Parkinson's awakens hidden creative talents

Research published this week in the European Journal of Neurology has shed new light on the relationship between Parkinson's and creativity.

We hear from many people with Parkinson's who suddenly discover new creative hobbies after being diagnosed – including everything from drawing and creative writing, to sculpture and photography.

Our annual Mervyn Peake Awards celebrate the creative talents of people with Parkinson's and we receive hundreds of art, poetry and photography entries every year.

And the 'creative corner' on our forum is a popular place for people with Parkinson's to meet to share their poetry and stories.

The key to this new-found creativity may be a chemical messenger in the brain called dopamine.

People with Parkinson's don't have enough dopamine because nerve cells in their brain have died. And Parkinson's drugs, like levodopa and dopamine agonists, work by replacing or mimicking the action of dopamine. This helps to manage the movement symptoms of Parkinson's. But dopamine also plays other roles inside the brain, including creativity.

In this new research study, Italian researchers studied 36 people with Parkinson's - half had taken up new artistic hobbies since being diagnosed and the other half hadn't - and compared them to people without the condition.

The findings suggest that for some people, taking Parkinson's drugs can trigger the discovery of a new artistic interest but the 'ability' was probably there all along.

Have you discovered a new creative interest since being diagnosed with Parkinson's? Share your thoughts below or email us at


turnip said...

I have really enjoyed my increase in creativity - I always wanted to do artistic things but rarely started and very rarely finished them. Now I have made over 500 images, 10 short stories and countless awful poems. Because, as I have said many times, dopamine may affect creativity but doesn't necessarily bring talent. On the other hand, its a short slippery slope from new interest to obsession and madness and many people have not suffered for their art but suffered because of it.

So there has been a benefit to me from PD, and a not insignificant one, but was it worth it? Come to think of it, I wrote a short story about that and the answer was 'yes'. But in 10 years time I could see the answer being a definite 'no'.

Anonymous said...

Just to reflect on Turnips comment and item on increased creativity(I live with Mr P.)I am a piano .and keyboards player ..I have noticed for sometime ..I find myself playing more by ear..and finding musical progressions and chords that I feel takes my music to another level( I am currently taking co-beneldopa )an increased sense of humour..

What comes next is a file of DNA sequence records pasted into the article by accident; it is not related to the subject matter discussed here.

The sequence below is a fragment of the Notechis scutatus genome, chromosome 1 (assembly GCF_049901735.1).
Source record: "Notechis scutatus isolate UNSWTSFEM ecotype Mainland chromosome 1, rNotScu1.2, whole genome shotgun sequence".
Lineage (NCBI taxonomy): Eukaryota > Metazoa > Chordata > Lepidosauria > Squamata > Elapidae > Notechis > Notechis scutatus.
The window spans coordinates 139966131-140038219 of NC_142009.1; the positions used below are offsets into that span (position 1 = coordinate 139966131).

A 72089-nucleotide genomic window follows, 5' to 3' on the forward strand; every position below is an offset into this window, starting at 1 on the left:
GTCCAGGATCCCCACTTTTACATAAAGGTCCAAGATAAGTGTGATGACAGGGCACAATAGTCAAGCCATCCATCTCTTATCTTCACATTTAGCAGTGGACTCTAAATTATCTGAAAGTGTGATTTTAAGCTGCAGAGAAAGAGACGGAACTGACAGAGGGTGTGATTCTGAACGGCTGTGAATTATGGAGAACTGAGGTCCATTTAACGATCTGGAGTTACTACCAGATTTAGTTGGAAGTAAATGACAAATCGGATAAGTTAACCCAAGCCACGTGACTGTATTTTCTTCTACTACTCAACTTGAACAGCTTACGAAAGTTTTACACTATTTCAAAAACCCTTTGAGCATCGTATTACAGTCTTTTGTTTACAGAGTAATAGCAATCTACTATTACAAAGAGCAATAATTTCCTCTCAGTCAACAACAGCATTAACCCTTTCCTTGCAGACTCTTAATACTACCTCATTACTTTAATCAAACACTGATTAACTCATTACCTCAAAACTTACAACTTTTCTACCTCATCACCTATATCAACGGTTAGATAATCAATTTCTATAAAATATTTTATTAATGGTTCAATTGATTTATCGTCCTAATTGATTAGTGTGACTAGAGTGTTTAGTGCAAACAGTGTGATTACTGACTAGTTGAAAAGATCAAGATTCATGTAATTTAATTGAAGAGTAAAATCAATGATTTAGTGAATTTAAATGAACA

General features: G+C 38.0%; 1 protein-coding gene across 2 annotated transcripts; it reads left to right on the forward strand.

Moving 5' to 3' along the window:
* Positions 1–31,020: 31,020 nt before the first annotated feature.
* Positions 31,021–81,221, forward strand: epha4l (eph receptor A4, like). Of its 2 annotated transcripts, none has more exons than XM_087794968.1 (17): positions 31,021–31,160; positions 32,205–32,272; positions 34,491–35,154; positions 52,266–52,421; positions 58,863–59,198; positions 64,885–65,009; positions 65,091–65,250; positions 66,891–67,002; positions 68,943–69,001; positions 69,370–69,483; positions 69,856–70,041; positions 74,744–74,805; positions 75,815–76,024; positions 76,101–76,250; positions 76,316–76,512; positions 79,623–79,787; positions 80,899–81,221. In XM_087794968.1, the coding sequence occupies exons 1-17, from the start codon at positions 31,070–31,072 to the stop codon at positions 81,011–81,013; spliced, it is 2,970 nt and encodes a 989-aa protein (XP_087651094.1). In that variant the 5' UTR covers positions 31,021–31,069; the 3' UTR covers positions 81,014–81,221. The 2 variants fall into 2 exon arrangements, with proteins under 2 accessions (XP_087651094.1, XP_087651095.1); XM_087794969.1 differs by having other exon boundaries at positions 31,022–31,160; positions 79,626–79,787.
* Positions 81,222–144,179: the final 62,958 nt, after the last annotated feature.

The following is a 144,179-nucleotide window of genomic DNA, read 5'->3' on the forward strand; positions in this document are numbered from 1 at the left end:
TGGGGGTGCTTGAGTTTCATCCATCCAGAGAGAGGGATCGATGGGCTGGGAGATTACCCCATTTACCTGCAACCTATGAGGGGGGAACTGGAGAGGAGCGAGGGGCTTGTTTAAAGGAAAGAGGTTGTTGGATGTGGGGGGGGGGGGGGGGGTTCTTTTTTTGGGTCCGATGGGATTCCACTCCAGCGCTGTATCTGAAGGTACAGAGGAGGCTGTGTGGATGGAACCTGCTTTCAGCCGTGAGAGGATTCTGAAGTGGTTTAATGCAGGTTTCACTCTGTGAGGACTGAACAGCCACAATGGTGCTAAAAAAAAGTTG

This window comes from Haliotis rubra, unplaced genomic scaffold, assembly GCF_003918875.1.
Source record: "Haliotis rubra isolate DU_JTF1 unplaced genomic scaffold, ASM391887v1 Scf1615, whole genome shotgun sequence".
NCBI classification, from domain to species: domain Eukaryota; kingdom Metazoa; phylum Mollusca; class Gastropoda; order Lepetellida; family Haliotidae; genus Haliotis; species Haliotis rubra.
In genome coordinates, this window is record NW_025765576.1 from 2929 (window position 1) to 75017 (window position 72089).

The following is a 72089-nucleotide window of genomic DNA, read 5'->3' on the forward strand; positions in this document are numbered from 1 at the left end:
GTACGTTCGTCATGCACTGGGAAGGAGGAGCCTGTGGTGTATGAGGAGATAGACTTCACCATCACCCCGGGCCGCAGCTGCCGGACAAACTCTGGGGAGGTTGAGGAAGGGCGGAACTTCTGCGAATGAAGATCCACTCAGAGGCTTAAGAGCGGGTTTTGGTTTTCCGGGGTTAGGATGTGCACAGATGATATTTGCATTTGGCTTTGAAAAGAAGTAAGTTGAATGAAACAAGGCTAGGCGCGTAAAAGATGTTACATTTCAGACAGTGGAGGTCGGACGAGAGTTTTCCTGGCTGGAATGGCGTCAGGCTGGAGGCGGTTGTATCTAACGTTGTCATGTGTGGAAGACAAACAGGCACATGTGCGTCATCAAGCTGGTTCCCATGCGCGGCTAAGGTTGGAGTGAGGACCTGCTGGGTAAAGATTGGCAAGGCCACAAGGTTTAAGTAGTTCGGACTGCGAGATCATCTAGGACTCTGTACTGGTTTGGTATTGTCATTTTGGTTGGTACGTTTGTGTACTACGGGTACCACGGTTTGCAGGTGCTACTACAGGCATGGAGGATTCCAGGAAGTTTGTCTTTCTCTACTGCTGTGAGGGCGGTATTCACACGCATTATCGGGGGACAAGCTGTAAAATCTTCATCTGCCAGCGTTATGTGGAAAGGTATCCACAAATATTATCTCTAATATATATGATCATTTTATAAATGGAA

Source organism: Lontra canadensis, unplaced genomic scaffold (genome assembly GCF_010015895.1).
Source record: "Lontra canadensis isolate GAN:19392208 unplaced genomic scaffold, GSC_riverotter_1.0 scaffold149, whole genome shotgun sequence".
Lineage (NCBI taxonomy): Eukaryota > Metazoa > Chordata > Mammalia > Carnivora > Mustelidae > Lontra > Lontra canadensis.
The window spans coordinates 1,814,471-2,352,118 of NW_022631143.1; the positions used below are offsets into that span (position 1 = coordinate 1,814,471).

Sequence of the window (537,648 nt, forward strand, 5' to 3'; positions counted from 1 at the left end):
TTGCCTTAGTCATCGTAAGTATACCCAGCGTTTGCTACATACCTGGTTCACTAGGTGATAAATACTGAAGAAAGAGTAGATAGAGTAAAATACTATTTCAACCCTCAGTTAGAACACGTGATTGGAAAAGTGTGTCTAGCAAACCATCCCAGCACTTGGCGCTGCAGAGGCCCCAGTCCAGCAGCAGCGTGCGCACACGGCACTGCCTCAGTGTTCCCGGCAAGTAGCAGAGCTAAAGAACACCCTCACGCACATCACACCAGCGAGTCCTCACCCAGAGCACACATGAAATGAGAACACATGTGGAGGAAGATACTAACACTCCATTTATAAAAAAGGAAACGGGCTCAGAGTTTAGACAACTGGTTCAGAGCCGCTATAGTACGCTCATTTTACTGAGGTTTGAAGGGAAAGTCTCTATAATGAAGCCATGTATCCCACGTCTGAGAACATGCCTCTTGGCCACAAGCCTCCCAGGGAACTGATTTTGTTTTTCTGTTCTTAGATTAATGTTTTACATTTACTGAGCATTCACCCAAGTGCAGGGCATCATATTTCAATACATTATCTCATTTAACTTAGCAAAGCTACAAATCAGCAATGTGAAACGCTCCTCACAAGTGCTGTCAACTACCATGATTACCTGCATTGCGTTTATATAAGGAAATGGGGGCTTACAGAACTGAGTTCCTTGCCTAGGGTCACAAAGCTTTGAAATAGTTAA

doing impressions of russian meerkats.. and British bulldogs (more than once out and about shopping etc have raised a laugh)
Yours Ian (M)

Anonymous said...

I have just been diagnosed, but not started medication yet. I have found that in recent years I have LOST my creativity. It will be interesting to see if that changes when I start the medicine.

Parkinson's UK said...

On the topic of creativity and Parkinson's, there's one month to go to enter our Mervyn Peake Awards. Anyone with Parkinson's in the UK can submit art, poetry and photography. See to find out more, including how to enter and a look at last year's winners.

Rod Jeffrey said...

To my knowledge my husband has never painted a picture in his life he was diagnosed three yrs ago with Parkinsons, to date he has painted roughly 20/30 paintings, landscapes, birds, blck/wwhite village scenes, in oils,watercolours,and pencils and pens, all beautifully done,his paintings can be seen online, facebook, Rod Jeffrey, i think he is a medical miracle he has given many away by request so the above article is so true

Anonymous said...

Like many others, I have found so much enjoyment in doing artistic things since being diagnosed. Water colours, pastel work, Pergamano etc - keep me busy and occupied and give me a sense of achievement.
from Guider Jay.

Anonymous said...

My younger sister has PD and has recently begun painting and taking photos, producing quite a volume of inspirational, creative work. She seems to take a cocktail of drugs - I'm not sure which ones, but her new and brilliant work is a real inspiration to me and is, I believe, quite a therapy in it's self for her.

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